The award-winning documentary “OMO Child” is the story of Lale Labuko’s journey to end the ancient practice of Mingi in Omo Valley, Ethiopia.
By Angelia Davis (Greenville Online) |
A documentary of an Ethiopian’s effort to end the tribal practice of killing certain infants and children did something to Greenville Pastor Toni Pate.
Pate is hoping the award-winning film, “OMO Child: The River and The Bush,” will have a similar impact on others in Greenville.
Her congregation, Trinity Church of Greenville, located at 100 Pete Hollis Blvd., is hosting a viewing of the documentary at 10:30 a.m. on July 15.
At 1 p.m., Lale Labuko, the “hero” in the OMO Child documentary, will speak.
Labuko, a pastor in Jinka, Ethiopia, will also preach at Trinity Church on July 16, starting at 10:30 a.m.
The OMO Child documentary, Pate said, is “one of the most remarkable pieces I’ve seen in quite a while.”
“It just did something to me as far as the reassurance that one person can actually make a difference in the world,” she said.
That’s the takeaway that Labuko hopes others will have as well when they see the documentary.
OMO Child is the story of Labuko’s journey to end the ancient practice of Mingi in Omo Valley, Ethiopia.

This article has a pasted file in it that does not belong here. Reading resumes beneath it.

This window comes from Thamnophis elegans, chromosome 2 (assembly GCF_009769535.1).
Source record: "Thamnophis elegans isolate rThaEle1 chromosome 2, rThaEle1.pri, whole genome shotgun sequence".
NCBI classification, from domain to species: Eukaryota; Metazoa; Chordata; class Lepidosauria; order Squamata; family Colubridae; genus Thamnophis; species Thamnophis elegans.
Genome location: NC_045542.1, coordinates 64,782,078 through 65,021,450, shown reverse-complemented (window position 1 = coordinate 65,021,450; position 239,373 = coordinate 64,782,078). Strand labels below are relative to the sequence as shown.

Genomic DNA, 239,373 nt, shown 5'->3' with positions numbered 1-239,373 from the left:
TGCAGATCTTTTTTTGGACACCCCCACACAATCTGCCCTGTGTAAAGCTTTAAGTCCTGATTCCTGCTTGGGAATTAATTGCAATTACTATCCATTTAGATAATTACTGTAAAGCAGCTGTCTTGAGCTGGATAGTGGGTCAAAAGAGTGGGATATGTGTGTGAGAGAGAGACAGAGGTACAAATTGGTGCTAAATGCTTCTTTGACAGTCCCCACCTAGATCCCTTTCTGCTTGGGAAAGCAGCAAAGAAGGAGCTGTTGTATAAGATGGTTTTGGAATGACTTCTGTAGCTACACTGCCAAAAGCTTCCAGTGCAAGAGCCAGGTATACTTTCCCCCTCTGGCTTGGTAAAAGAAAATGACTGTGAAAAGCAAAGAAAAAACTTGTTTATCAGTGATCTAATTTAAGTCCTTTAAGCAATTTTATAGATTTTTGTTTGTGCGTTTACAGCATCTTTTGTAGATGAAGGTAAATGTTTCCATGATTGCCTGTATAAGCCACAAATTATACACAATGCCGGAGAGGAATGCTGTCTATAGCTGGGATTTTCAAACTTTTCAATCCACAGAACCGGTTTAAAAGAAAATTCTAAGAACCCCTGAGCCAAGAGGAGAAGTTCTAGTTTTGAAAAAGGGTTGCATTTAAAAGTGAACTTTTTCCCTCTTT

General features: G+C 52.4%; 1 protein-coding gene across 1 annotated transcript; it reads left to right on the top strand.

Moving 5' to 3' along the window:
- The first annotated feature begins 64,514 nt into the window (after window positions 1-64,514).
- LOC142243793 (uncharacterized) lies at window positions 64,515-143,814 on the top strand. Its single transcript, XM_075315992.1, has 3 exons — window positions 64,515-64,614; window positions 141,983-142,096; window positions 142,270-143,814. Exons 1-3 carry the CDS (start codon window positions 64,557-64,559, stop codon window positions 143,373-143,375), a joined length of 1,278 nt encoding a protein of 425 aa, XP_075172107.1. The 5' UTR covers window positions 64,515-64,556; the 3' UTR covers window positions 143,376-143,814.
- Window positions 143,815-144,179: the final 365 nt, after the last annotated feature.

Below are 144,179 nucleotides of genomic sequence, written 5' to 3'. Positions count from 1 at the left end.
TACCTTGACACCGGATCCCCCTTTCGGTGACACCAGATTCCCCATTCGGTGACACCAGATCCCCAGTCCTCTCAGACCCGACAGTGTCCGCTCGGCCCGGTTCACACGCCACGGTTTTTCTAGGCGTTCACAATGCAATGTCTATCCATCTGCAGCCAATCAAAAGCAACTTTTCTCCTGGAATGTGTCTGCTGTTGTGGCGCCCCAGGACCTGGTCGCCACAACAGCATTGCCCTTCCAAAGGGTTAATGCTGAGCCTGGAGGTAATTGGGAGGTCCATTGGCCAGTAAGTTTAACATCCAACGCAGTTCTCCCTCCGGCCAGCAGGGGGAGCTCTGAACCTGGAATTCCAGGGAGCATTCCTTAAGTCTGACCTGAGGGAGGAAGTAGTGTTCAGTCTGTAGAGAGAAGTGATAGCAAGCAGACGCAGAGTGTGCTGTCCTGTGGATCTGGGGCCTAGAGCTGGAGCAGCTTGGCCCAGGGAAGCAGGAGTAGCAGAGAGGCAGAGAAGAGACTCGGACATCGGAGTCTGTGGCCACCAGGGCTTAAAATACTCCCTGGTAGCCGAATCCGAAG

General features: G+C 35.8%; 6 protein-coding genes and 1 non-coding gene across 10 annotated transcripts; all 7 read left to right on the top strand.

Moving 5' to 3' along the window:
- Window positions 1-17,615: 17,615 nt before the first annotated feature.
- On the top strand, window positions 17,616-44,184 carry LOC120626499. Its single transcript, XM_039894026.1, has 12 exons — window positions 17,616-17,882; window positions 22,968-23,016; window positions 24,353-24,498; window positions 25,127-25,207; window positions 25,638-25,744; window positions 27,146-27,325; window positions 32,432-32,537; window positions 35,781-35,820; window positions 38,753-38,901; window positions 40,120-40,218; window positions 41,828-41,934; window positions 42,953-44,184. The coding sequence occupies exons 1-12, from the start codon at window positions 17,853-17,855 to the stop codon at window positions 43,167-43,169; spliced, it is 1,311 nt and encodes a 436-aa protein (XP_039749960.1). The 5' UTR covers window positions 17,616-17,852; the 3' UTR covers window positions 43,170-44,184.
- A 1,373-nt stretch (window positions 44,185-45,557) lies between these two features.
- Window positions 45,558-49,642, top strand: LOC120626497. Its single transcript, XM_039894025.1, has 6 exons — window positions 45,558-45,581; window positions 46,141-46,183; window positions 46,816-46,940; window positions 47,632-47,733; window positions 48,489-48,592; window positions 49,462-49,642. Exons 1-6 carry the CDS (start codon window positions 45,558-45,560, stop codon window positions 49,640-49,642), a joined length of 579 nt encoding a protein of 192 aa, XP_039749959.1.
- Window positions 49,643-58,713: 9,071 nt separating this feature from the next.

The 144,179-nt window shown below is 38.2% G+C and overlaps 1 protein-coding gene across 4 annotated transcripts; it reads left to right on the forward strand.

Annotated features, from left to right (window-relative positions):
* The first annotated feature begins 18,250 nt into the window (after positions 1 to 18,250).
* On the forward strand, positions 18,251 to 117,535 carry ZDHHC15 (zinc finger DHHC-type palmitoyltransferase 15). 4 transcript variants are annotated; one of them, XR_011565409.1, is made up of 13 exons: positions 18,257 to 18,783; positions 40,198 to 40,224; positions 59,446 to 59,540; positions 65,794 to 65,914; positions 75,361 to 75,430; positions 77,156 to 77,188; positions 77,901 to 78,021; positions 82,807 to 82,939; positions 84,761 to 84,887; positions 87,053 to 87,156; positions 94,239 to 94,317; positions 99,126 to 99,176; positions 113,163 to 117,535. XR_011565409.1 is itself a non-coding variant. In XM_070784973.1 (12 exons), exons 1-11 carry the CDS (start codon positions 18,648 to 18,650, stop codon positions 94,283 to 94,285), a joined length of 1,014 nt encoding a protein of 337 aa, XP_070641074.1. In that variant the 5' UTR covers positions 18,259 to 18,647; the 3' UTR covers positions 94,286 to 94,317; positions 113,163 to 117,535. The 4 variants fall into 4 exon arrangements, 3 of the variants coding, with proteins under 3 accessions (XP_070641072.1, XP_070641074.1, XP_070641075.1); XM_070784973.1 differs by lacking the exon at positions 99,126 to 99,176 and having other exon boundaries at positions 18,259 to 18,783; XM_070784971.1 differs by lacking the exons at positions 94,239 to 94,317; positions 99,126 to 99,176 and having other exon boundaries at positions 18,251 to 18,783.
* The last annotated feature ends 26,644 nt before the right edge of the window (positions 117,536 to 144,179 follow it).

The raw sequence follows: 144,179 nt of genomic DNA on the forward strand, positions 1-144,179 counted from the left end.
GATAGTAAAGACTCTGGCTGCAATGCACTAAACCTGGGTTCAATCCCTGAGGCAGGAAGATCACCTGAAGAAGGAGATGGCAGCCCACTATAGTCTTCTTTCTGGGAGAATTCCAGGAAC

Mingi is a term used to describe an infant or child thought to be cursed. Children can be declared Mingi if they are born out of wedlock, their top teeth grow before their bottom teeth, and if they are born a twin.
The long-held belief is that Mingi brings the village bad luck. Children deemed Mingi are left in a bush to be eaten by wild animals or thrown in a river to drown.
Labuko was 15 when he learned his two older sisters were killed by virtue of the Mingi tradition.
A native of the Kara tribe in Southwest Ethiopia, Labuko believed that the curse did not exist and set out to change the tradition.
OMO Child highlights his struggle and eventual success in ending the tradition after he and his wife began rescuing babies sentenced to death.
Continue reading this story at Greenville Online
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